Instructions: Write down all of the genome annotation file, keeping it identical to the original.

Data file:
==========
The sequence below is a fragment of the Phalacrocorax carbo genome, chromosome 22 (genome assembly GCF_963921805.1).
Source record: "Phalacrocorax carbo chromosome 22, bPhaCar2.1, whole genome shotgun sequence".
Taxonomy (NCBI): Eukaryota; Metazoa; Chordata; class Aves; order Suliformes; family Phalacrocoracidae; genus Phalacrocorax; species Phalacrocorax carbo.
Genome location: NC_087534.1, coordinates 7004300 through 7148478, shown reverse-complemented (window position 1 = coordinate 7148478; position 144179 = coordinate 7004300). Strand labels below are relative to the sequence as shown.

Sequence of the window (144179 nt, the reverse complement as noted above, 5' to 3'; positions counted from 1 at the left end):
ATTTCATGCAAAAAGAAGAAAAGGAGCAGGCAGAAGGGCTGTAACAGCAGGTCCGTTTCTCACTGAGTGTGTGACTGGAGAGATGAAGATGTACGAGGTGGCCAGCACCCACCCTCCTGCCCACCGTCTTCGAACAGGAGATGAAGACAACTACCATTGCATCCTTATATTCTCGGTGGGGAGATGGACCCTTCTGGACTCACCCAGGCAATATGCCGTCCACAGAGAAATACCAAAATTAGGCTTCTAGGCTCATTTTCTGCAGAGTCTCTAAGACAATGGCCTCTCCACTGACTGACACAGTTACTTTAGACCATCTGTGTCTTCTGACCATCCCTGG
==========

The sequence below is a fragment of the Phalacrocorax carbo genome, chromosome 22 (genome assembly GCF_963921805.1).
Source record: "Phalacrocorax carbo chromosome 22, bPhaCar2.1, whole genome shotgun sequence".
Taxonomy (NCBI): Eukaryota; Metazoa; Chordata; class Aves; order Suliformes; family Phalacrocoracidae; genus Phalacrocorax; species Phalacrocorax carbo.
Genome location: NC_087534.1, coordinates 7004300 through 7148478, shown reverse-complemented (window position 1 = coordinate 7148478; position 144179 = coordinate 7004300). Strand labels below are relative to the sequence as shown.

Sequence of the window (144179 nt, the reverse complement as noted above, 5' to 3'; positions counted from 1 at the left end):
ATTTCATGCAAAAAGAAGAAAAGGAGCAGGCAGAAGGGCTGTAACAGCAGGTCCGTTTCTCACTGAGTGTGTGACTGGAGAGATGAAGATGTACGAGGTGGCCAGCACCCACCCTCCTGCCCACCGTCTTCGAACAGGAGATGAAGACAACTACCATTGCATCCTTATATTCTCGGTGGGGAGATGGACCCTTCTGGACTCACCCAGGCAATATGCCGTCCACAGAGAAATACCAAAATTAGGCTTCTAGGCTCATTTTCTGCAGAGTCTCTAAGACAATGGCCTCTCCACTGACTGACACAGTTACTTTAGACCATCTGTGTCTTCTGACCATCCCTGG